Sri Daya Mata is the author of three spiritual books:

Only Love: Living the Spiritual Life in a Changing World, Finding the Joy
Within You: Personal Counsel for God Centered Living, and
Enter the Quiet Heart: Creating a Loving Relationship with God.

The following are some excerpts from Guru Mata’s writings.

The Guru: Remembrances of Paramahansa Yogananda
I was a young girl of seventeen, and life seemed to me one long empty corridor leading nowhere.  An unceasing prayer to God revolved within my consciousness for Him to guide my steps to some purposeful existence in which I could seek and serve Him.

The answer to that yearning came in an instantaneous realization when in 1931 I entered the large, crowded auditorium in Salt Lake City and saw Paramahansaji standing on the platform, speaking of God with an authority I had never before witnessed.  I became absolutely transfixed—my breath, thoughts, time, seemed suspended.  A loving, grateful recognition of the blessing pouring over my being brought with it an awareness of a deep conviction rising from within me:  “This man loves God as I have always longed to love Him.  He knows God.  Him I shall follow.”

The Way to Peace and World Harmony
The peace and harmony so urgently sought by all cannot be had from material things or any outer experience; it is just not possible.  Perhaps by watching a beautiful sunset or going to the mountains or seaside you might feel a temporary serenity.  But even the most inspiring setting will not give you peace if you are inharmonious in your own being.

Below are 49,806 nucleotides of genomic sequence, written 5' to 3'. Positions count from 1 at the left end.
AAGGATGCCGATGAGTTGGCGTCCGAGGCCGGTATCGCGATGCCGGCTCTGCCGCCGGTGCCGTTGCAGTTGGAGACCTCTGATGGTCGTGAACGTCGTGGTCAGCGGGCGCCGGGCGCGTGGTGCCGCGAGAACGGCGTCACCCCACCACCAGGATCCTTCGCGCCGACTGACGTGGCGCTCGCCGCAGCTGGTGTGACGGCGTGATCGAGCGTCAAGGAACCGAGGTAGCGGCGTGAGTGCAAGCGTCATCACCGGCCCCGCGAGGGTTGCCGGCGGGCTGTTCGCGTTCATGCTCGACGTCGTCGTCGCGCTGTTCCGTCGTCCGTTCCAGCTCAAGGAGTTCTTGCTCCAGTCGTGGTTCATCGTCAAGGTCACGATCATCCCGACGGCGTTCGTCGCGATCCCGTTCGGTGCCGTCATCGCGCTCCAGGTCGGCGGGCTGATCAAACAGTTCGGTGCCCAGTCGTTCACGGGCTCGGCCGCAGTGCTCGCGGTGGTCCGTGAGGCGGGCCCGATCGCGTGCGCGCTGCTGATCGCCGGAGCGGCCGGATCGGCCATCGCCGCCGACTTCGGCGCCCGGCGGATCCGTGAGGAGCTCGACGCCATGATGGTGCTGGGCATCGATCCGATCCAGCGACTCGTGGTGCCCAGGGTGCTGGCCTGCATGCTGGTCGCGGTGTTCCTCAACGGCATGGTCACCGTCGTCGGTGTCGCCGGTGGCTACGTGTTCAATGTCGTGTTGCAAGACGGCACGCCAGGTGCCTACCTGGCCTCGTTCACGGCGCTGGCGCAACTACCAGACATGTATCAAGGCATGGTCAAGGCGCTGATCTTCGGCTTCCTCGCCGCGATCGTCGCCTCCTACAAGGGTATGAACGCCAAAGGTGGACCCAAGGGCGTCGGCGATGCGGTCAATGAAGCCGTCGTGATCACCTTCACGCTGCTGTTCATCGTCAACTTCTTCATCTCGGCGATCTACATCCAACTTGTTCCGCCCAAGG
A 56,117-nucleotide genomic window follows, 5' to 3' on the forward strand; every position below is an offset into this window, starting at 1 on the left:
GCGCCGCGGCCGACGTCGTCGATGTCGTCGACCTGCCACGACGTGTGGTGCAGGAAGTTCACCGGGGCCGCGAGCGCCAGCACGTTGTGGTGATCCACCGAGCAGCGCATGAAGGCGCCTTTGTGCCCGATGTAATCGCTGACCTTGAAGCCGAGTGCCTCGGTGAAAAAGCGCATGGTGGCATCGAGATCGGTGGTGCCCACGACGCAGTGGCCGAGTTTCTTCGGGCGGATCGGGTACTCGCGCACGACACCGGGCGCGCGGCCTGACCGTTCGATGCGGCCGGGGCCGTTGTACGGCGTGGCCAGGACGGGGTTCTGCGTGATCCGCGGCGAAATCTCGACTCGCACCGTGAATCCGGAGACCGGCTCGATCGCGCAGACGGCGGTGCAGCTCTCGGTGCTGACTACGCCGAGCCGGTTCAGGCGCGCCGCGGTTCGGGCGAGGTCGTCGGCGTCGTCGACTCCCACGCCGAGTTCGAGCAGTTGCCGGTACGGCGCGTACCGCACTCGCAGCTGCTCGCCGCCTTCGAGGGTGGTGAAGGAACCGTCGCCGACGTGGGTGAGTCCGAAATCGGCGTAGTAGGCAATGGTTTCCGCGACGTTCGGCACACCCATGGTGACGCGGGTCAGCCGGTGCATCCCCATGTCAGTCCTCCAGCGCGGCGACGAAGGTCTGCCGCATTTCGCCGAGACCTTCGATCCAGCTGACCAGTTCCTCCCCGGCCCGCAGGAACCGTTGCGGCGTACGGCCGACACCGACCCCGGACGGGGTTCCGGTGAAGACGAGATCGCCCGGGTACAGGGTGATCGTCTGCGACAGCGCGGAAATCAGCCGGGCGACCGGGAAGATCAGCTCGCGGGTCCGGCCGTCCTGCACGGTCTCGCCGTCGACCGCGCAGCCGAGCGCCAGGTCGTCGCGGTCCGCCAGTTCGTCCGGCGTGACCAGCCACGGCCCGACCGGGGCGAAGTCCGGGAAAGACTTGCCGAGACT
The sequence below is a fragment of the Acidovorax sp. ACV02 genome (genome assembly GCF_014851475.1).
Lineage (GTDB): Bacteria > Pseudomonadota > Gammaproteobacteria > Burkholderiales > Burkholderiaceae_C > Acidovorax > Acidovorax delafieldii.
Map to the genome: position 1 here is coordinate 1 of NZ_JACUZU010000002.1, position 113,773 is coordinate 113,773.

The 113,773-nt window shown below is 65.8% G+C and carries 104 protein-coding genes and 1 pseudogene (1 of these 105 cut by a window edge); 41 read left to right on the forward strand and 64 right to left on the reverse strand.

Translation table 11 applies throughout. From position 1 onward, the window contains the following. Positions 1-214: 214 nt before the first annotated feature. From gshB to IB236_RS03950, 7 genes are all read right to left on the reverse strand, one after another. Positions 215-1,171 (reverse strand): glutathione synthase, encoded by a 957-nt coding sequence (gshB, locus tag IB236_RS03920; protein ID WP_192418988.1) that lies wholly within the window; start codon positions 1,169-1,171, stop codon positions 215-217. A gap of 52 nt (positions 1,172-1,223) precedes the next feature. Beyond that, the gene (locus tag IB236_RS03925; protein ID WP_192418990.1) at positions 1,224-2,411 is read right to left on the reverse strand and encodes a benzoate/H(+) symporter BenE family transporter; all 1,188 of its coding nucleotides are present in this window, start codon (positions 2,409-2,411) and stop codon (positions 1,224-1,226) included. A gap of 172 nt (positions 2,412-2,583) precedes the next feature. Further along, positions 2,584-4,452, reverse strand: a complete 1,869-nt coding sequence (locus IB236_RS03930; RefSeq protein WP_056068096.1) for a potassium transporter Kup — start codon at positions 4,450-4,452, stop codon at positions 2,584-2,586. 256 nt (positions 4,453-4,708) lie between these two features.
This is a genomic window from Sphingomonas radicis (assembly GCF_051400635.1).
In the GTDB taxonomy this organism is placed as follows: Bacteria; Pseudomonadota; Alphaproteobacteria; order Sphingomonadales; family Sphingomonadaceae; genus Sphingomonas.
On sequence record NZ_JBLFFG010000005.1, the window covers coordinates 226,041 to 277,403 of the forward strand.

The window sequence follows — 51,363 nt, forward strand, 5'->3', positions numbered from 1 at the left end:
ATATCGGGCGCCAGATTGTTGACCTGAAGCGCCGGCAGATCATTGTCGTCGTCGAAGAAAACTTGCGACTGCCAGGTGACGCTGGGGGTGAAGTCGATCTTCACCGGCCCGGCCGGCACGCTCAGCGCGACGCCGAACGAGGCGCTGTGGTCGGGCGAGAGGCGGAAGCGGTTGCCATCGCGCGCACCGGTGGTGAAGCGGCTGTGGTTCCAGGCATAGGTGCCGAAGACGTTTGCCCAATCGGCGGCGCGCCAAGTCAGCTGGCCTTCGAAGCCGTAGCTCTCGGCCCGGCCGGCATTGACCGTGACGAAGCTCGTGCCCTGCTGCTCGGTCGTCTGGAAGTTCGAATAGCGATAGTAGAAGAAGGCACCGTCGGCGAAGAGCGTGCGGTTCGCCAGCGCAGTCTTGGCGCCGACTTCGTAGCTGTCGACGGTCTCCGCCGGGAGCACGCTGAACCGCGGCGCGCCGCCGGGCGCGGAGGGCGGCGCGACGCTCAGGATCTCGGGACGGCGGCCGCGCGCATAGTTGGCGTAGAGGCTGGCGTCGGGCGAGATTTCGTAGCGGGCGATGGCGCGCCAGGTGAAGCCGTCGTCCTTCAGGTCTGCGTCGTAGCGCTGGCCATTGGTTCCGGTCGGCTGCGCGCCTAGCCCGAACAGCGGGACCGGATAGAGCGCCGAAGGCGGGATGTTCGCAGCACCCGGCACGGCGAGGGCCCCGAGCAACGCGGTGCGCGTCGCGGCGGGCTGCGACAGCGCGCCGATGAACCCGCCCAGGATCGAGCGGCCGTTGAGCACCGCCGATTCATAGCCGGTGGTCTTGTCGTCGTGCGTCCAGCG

The secret of bringing harmony into the outer circumstances of your life is to establish an inner harmony with your soul and with God.


About Self-Realization Fellowship

Self-Realization Fellowship (SRF) is a worldwide religious organization founded in 1920 by Paramahansa Yogananda who is known for acclaimed spiritual classic “Autobiography of a Yogi” in 1946. With Mrinalini Mata as the Vice President, it reportedly has about 600 temples, retreats, ashrams, and meditation centers worldwide and has presence in about 175 countries and lays stress on Kriya Yoga. Its sister organization, Yogoda Satsanga Society (YSS) of India, was founded in 1917 at Dakshineswar near Kolkata.

The ideals of SRF are to disseminate among the nations a knowledge of definite scientific techniques for attaining direct personal experience of God and to reveal the complete harmony and basic oneness of original Christianity as taught by Jesus Christ.

Paramahansa Yogananda came to the United States initially as India’s delegate to the International Congress of Religious Liberals in Boston. Throngs of Americans packed auditoriums and concert halls to hear the charismatic Indian discuss how meditation techniques could harness physical energy. Yogananda promised them that personal experience with God was possible, that human beings can evolve toward God through individual effort and that complete harmony exists between Christianity and yoga.

This optimistic philosophy was an immediate hit across the nation, but particularly in Southern California, where Yogananda established a center for Self-Realization Fellowship, complete with separate monasteries for nuns and monks.